I started reading Reinventing Organizations by Frederic Laloux with high expectations. It came highly recommended and in agile conferences the move towards a Teal way of organizing our work and lives makes for inspiring speeches.
The book has its charming side, but it does not resonate with me. I seriously dislike some of what I read as well.The lean-agile transformation is happening right now, and if we want to underpin it with theory, we will have to do a lot better than this...
I am a biologist and so my resentment first crystalized around the Red Paradigm and Red Organizations. “Their glue is the continuous exercise of power in interpersonal relationships. Wolf packs provide a good metaphor: the ‘alpha wolf’ uses power when needed to maintain his status in the pack.”
Except: wolf packs are not Red Organizations in any realistic sense. Wolves are social animals who will make real efforts to take care of older and injured members. They also basically live in families: two parents along with their cubs. “Wolves do not have an innate sense of rank; they are not born leaders or born followers. The "alphas" are simply what we would call in any other social group "parents." The offspring follow the parents as naturally as they would in any other species. No one has "won" a role as leader of the pack; the parents may assert dominance over the offspring by virtue of being the parents.”
Wolf behavior in captivity is different, but so is behavior of humans held captive. Researching human behavior in say an American prison would not give an accurate picture of human behavior, either.
It is a small point, minor even, and Laloux himself points out that wolf behavior deviates from what he described. But it started a line of questioning.
Wolves and humans are not genetically closely related, but we used to have very similar behavior and social organization, say 30.000 years ago. Living in small family groups, passing on knowledge about hunting tactics from generation to generation, educating offspring, taking care of older group members with valuable experience.
Wolves are of course the immediate ancestors of dogs. We have all read stories about how a hunter took home a nest of young wolves and raised them and then they became dogs. May have happened, but many biologist have a far more fascinating view on how wolves became dogs. Anthropocentric thinking has it that humans domesticated dogs. But probably wolves "domesticated" themselves. They learned to collaborate with humans.
Think mammoths. Huge animals, basically invulnerable to predators. Then comes along man, hunting in groups with spears and actually managing to bring these giants down. Think wolves may have noticed? Huge amount of meat, too much for the human pack to carry away. How about participating in this exciting hunt, herding the mammoths, confusing them(*).
Maybe alerting humans to the presence of mammoths. In his fun book ‘Never cry Wolf’, Farley Mowat describes how Inuit people he befriended during his wolf research in the 1950’s, listened to wolves howling, became very excited and told him that three family members were on their way and would arrive late the next day. And they did. Meaning that the Inuit could understand wolf howling and the message they passed on to other wolf packs.
So wolves may have domesticated themselves, learned to trust humans and be friendlier to them, and as a reward received their share after a successful mutual hunt. Wolves must have recognized human behavior, and the other way round. Wolves have genes that enable social collaboration, just as we, humans, do. They ‘understood’ each other. A very recent study on wolves show that they have a very keen sense of ‘being fair’, making sure that food is distributed equitably. This was known behavior for dogs and researchers assumed this was caused by their domestication and close alliance with humans. But no, wolves have an even stronger feeling of fairness than dogs.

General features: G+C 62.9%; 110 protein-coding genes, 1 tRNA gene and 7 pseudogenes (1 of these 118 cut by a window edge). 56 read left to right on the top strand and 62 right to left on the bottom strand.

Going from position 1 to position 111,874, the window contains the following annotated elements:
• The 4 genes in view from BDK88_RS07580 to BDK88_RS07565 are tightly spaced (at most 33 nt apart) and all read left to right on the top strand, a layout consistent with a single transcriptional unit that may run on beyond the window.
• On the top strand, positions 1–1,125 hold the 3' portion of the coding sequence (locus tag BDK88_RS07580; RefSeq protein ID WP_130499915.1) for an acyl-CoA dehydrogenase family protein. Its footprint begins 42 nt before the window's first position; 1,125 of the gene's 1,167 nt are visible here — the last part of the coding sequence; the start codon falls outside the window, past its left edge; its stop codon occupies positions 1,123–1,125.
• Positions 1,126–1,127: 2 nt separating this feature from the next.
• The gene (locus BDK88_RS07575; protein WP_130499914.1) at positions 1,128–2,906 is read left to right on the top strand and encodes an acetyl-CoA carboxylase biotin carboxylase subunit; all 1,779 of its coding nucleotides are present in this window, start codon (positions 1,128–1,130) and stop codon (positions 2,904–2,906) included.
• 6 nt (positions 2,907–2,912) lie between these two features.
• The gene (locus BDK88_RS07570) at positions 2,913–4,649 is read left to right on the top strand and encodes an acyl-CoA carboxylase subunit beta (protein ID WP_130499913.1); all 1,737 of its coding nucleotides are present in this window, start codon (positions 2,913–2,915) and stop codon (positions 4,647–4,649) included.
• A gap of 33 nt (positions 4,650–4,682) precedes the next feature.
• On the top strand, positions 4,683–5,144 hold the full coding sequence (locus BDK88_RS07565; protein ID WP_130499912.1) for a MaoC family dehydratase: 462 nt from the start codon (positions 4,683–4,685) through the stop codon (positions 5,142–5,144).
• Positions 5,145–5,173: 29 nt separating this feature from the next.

Dogs still show behavior we value very highly in people: loyal, always happy to see us, defending the pack against any attack, even at high personal risk.
When looking this up, I turned up a gem.
One of the very oldest dog skulls has been found in 1860 in the Belgian Goyet
Cave near Dinant (33.700 years old).Pretty close to home.
As a biologist I feel quite comfortable with idea of a built-in sense of fairness, enabling us to be cooperative beings. Research shows that we are not the self-optimizing economical beings that market economy believes we are. Instead, we are a social species, genetically programmed to collaborate, and also to look out for ourselves.
So it is annoying that Laloux labels the least social kind of society as wolf behavior. And describing the hunter-gatherer people as ‘infra-red’, ‘child-like’, ‘the concept of self is not fully separate from others’ is worse than annoying, it is downright offensive. It is true I believe that people living is such groups tend to put the group before themselves and have very profound taboos against selfish behavior and taking more from the group than is acceptable. But that sure is not a sign of an immature development. It should not belong in a book that describes how humans shift to new levels of consciousness and then achieve extraordinary breakthroughs in collaboration.
Of course, the exact opposite may be happening and we may be returning to a form of collaboration that comes natural to young people, well connected, with not too many material worries. Finding out, again, the joy of working together and sharing equitably. Which is what has defined us as a species and is in our genes.
*: It may not have been mammoths, hunting mammoths seems pretty dangerous. But a spear hole found in a mammoth vertebra indicates that early humans did kill mammoths.